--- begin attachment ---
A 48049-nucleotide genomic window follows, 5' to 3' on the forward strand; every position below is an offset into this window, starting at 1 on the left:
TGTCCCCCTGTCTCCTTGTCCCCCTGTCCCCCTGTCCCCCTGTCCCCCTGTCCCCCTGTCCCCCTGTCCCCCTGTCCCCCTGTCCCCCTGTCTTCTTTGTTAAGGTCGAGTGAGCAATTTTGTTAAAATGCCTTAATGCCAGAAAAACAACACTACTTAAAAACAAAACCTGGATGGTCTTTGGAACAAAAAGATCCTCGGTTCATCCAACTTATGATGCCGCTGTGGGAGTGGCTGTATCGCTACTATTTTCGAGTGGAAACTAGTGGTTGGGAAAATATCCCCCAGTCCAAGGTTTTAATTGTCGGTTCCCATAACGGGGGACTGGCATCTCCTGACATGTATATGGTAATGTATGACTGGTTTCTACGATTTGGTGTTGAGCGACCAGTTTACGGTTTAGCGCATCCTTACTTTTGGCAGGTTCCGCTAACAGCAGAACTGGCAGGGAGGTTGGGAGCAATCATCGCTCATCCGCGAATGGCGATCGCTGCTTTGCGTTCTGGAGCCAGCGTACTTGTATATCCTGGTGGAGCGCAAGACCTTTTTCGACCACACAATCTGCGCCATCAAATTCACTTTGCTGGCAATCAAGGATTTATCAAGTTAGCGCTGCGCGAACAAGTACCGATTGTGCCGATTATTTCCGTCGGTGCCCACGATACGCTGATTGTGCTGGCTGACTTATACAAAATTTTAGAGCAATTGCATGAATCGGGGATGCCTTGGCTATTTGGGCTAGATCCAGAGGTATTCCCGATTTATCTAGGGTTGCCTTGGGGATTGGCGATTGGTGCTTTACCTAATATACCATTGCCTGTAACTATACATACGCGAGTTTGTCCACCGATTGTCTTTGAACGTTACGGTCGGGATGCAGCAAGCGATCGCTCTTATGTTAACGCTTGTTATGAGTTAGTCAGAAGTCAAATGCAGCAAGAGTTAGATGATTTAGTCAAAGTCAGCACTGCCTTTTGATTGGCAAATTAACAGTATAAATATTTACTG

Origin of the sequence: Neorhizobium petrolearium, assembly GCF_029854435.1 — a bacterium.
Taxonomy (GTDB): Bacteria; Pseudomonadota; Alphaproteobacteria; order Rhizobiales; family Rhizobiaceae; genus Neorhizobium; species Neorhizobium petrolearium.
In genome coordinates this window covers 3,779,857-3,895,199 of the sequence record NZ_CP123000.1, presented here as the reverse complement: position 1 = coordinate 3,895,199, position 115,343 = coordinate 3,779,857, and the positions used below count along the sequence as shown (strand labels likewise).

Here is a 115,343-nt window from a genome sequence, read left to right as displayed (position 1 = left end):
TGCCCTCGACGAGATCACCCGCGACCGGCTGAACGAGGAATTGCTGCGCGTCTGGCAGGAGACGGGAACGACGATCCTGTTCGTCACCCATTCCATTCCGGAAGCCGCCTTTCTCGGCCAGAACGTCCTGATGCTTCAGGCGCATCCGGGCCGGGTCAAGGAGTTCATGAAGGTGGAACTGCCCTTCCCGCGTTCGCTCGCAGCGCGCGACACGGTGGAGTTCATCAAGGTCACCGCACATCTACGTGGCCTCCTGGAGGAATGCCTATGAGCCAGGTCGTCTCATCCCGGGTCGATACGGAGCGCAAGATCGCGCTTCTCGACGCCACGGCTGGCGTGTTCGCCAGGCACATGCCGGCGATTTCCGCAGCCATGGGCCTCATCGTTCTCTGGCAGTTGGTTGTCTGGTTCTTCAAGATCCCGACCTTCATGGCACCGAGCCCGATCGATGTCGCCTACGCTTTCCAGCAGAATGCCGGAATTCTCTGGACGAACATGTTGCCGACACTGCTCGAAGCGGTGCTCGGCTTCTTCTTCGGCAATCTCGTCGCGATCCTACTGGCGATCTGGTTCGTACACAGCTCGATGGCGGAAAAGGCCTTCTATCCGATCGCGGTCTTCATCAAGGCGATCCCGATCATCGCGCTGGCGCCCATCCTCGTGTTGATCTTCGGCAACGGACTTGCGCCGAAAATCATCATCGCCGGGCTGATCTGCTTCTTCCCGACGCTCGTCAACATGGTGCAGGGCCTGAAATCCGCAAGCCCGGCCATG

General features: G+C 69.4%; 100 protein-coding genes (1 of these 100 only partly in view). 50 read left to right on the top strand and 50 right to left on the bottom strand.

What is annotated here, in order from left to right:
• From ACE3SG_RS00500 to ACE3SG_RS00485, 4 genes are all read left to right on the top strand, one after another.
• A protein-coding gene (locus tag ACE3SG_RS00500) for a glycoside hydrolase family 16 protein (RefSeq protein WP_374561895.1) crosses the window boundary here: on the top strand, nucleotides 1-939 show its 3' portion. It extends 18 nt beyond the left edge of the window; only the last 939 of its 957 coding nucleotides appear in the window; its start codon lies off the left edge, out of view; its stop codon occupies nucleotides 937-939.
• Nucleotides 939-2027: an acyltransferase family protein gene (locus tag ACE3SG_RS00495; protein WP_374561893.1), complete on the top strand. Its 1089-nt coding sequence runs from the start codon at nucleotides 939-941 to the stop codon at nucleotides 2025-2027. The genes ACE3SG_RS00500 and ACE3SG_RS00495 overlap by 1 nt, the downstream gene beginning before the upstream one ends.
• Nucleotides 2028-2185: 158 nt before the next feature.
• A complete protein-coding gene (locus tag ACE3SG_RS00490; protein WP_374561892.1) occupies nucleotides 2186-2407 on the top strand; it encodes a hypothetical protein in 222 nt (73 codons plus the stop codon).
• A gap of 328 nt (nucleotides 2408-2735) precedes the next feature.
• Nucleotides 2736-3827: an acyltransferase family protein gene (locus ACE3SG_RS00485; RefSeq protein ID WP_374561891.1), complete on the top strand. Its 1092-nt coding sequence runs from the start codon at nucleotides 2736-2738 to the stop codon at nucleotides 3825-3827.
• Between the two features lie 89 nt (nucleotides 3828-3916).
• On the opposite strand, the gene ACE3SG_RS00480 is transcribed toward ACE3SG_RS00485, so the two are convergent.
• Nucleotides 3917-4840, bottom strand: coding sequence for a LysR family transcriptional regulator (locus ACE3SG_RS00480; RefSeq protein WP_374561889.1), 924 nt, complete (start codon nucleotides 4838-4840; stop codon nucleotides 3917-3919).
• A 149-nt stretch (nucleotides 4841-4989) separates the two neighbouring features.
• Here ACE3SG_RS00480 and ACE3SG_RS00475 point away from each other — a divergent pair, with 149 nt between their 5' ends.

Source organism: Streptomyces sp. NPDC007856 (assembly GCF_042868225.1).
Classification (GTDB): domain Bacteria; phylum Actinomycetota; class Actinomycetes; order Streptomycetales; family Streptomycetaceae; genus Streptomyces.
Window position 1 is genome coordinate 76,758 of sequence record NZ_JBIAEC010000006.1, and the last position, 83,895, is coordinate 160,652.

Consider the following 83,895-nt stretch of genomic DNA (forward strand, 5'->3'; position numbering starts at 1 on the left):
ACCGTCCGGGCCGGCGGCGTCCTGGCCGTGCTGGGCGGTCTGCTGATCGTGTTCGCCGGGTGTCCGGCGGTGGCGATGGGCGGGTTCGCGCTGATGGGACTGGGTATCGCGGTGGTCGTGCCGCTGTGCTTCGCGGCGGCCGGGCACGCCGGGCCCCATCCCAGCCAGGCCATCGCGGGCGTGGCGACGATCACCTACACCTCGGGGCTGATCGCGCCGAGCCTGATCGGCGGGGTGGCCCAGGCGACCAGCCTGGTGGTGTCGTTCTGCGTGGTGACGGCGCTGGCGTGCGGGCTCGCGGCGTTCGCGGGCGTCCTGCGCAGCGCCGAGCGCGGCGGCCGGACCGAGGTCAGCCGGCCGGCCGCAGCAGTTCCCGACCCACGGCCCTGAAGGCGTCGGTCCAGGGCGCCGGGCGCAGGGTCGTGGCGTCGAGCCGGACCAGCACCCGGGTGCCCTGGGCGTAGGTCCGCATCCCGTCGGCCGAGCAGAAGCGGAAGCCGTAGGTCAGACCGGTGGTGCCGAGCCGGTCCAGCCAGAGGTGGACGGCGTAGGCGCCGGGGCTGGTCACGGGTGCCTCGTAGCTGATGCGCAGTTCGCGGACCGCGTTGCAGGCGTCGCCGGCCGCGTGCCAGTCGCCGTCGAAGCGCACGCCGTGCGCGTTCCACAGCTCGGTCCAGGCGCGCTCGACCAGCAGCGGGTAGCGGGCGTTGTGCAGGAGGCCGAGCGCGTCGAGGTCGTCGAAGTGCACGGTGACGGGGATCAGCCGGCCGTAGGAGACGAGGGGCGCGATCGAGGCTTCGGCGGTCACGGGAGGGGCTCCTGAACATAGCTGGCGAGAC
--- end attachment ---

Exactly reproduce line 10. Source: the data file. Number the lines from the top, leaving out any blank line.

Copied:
• From ACE3SG_RS00500 to ACE3SG_RS00485, 4 genes are all read left to right on the top strand, one after another.